Kamala Harris’ deputy chief of staff the latest aide to depart veep’s office

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Kamala Harris' deputy chief of staff the latest aide to depart veep's office

Vice President Kamala Harris’ deputy chief of staff has joined the growing list of departures from her office, the White House confirmed Monday.

Michael Fuchs will remain in his role until early May to “ensure a smooth transition,” and will formally announce his future plans at a later date, according to an internal email.

“It’s been the honor of a lifetime to serve in this administration, working for the Vice President and President on behalf of the American people,” Fuchs wrote.

“Fifteen months later, it’s almost difficult to recall the magnitude of the challenges we faced when we came in, from an unprecedented pandemic to historically difficult economic circumstances. And it is thanks to the work of this administration — and all of you — that our country has had such success in tackling these challenges and turning things around.”

A White House official confirmed Fuchs’ departure to The Post.

“The Vice President is grateful for Michael’s tireless work, leadership, and the many miles he traveled domestically and internationally as we lifted up families and strengthened relationships with allies abroad,” Harris communications director Jamal Simmons said. “Our entire team will miss Michael as he begins this next chapter.”

Michael Fuchs.
Michael Fuchs will remain in his role as deputy chief of staff until early May to “ensure a smooth transition.”
justsecurity.org

Fuchs’ announcement marks the 11th departure from the vice president’s staff since June. Previous staffers to leave include director of digital strategies Rajun Kaur, director of advance Karly Satkowiak, deputy director of advance Gabrielle DeFranceschi, communications director Ashley Etienne, chief spokesperson Symone Sanders, director of press operations Peter Velz, deputy director of public engagement Vince Evans, speechwriting director Kate Childs Graham, deputy press secretary Sabrina Singh, and national security adviser Nancy McEldowney.

Etienne and Sanders have since been replaced in their respective roles by Simmons and Kirsten Allen.

Fuchs previously worked as a foreign policy adviser under President Bill Clinton and served in multiple senior roles at the State Department during the Obama administration. 

Kamala Harris.
Michael Fuchs’ announcement marks the 11th departure from Vice President Kamala Harris’ staff since June.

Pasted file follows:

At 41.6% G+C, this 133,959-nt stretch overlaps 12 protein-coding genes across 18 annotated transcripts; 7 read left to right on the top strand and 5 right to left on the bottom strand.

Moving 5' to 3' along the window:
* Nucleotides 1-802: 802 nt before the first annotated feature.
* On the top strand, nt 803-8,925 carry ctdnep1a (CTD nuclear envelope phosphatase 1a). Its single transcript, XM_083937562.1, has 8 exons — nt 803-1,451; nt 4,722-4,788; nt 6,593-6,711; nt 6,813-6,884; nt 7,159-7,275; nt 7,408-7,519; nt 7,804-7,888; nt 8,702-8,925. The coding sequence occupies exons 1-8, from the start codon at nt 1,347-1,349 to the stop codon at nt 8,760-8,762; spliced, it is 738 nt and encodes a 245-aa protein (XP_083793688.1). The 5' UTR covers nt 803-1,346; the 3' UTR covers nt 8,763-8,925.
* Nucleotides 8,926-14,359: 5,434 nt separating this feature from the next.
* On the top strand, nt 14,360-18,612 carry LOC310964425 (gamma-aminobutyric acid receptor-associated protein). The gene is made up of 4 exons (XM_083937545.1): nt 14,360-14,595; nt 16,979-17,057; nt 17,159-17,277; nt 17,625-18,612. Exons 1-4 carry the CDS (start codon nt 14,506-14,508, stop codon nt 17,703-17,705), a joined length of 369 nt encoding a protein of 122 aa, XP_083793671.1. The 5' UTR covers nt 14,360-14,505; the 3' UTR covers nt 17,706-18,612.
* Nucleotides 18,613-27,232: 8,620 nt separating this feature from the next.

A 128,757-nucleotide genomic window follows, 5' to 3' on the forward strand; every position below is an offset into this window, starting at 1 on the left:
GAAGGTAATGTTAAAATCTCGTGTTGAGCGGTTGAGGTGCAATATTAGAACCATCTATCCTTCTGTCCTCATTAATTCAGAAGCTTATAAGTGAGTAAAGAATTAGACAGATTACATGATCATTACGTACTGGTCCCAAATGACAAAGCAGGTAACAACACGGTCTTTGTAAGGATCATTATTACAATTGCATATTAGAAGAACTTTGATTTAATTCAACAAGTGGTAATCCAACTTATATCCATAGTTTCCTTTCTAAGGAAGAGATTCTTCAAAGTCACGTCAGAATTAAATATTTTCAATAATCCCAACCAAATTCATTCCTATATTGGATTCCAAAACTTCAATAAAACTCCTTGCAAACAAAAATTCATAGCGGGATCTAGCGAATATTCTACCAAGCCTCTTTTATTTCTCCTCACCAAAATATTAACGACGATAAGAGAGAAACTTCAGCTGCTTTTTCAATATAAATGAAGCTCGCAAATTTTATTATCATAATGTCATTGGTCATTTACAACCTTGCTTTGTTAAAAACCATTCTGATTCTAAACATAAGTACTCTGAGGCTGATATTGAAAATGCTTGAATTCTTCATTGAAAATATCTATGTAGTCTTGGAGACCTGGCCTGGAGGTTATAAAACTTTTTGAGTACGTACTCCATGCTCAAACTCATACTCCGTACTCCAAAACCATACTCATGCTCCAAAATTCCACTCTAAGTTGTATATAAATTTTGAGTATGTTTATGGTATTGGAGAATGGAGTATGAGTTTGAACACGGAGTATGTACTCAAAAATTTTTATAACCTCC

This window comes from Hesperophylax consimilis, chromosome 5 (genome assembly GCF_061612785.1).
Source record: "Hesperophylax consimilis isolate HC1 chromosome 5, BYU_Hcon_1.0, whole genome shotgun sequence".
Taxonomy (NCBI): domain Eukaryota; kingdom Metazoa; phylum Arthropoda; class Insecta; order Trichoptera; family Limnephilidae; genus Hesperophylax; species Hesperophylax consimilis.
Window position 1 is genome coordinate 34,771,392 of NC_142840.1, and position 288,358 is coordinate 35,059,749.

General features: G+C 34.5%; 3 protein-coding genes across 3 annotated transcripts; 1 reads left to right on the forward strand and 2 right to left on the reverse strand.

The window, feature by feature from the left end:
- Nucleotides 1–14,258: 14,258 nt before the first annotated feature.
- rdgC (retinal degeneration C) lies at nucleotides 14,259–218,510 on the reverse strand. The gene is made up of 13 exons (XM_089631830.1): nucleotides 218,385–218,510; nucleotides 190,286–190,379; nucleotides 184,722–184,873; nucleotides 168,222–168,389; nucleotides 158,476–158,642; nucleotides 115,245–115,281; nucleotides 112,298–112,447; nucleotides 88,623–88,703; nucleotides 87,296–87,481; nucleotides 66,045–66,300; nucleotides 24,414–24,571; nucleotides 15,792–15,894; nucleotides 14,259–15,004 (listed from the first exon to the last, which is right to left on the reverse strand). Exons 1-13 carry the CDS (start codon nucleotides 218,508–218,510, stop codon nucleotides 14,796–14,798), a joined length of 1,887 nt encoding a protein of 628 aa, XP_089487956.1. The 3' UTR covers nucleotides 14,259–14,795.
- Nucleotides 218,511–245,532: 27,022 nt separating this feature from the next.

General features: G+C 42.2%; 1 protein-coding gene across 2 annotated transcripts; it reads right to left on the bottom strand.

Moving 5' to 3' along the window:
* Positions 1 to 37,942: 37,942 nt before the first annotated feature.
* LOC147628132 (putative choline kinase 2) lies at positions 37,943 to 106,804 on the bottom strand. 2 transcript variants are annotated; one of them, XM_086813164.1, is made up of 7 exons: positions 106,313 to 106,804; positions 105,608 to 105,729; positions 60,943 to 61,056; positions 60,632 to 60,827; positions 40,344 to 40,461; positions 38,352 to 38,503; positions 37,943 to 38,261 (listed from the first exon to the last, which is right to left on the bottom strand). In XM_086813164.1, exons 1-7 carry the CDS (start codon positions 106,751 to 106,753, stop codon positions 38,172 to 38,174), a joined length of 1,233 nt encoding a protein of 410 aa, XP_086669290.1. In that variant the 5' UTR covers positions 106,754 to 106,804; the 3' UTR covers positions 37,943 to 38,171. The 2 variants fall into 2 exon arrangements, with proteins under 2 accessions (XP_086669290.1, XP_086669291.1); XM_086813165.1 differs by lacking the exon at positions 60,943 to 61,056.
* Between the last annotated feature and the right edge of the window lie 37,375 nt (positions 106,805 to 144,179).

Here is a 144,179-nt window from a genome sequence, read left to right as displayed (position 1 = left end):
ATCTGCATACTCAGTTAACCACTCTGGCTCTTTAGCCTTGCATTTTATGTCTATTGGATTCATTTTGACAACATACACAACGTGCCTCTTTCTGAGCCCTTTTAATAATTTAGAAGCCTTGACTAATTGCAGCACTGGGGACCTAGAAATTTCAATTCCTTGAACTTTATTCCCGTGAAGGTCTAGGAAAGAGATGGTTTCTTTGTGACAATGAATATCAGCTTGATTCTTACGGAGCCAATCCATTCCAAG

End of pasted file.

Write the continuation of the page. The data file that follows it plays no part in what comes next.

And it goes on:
Mandel Ngan/AFP via Getty Images

The White House has also confirmed the hiring of Meghan Groob to be the vice president’s new chief speechwriter. Groob will be replacing Graham, who left in February.

Groob previously worked as an editorial director at Gates Ventures and as a speechwriter for Microsoft co-founder Bill Gates. She also worked as the director of speechwriting for then-Commerce Secretary Penny Pritzker during the Obama administration.

It is not uncommon for staffers in the White House to shift positions during and after the first year of an administration, particularly ahead of the midterm elections.

However, questions have been raised as many of last year’s departures from the vice president’s office coincided with growing criticism over her reported treatment of staff.

The White House has insisted the departures are in keeping with usual levels of Washington churn. 

“Working in the first year of a White House is exciting and rewarding but it’s also grueling and exhausting,” press secretary Jen Psaki said following the departures of Sanders and Etienne late last year.

“If you look at past precedent, it’s natural for staffers who have thrown their heart and soul into a job to be ready to move on to a new challenge after a few years and that is applicable to many of these individuals,” she added.

Psaki herself is reportedly preparing to leave the administration in May for a hosting gig with MSNBC. 

Kamala Harris's office.
Many of last year’s departures from Vice President Kamala Harris’ office coincided with growing criticism over her reported treatment of staff.
Official White House Photo by Lawrence Jackson

She declined to confirm the move on Friday, telling reporters, “you can’t get rid of me yet.”

“I have nothing to confirm about my length of public service or planned service, or anything about consideration about next plans,” she added.

It is unclear who will replace Psaki on the White House podium.

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